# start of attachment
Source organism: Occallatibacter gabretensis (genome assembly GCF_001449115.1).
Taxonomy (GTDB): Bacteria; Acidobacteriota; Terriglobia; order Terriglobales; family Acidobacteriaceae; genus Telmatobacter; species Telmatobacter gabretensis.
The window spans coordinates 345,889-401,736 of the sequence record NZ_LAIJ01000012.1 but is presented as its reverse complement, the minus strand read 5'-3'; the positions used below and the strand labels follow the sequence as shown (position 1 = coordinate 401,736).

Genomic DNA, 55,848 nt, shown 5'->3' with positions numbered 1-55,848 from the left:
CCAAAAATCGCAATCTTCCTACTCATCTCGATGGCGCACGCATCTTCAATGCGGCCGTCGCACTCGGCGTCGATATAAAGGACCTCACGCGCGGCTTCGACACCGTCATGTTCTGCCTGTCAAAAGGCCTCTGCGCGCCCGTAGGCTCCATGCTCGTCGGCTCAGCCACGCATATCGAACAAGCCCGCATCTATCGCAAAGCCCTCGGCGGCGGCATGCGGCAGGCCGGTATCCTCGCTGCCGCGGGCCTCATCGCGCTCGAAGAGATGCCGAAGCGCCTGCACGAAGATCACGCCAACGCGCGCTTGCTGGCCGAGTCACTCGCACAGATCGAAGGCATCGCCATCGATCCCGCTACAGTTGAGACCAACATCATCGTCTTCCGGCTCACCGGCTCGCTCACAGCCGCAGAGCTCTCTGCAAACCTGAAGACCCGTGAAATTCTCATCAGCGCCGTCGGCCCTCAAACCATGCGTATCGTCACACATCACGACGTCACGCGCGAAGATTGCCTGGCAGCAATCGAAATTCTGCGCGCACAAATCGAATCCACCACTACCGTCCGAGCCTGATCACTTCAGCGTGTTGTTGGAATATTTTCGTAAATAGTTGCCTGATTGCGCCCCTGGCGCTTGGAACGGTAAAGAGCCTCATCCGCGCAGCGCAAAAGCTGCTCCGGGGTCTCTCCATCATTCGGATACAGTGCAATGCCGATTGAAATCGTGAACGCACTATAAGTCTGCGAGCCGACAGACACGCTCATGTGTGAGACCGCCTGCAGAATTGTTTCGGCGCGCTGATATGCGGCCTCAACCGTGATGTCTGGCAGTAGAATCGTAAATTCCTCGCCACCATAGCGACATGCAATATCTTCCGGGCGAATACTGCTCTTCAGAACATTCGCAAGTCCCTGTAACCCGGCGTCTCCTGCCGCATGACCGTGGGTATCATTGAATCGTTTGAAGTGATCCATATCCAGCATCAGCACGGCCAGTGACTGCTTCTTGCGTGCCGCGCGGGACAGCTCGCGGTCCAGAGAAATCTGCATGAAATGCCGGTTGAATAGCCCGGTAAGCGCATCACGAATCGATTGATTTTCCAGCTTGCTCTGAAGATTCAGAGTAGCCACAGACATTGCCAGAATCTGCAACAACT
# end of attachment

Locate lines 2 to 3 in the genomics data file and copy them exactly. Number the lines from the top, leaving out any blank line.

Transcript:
Taxonomy (GTDB): Bacteria; Acidobacteriota; Terriglobia; order Terriglobales; family Acidobacteriaceae; genus Telmatobacter; species Telmatobacter gabretensis.
The window spans coordinates 345,889-401,736 of the sequence record NZ_LAIJ01000012.1 but is presented as its reverse complement, the minus strand read 5'-3'; the positions used below and the strand labels follow the sequence as shown (position 1 = coordinate 401,736).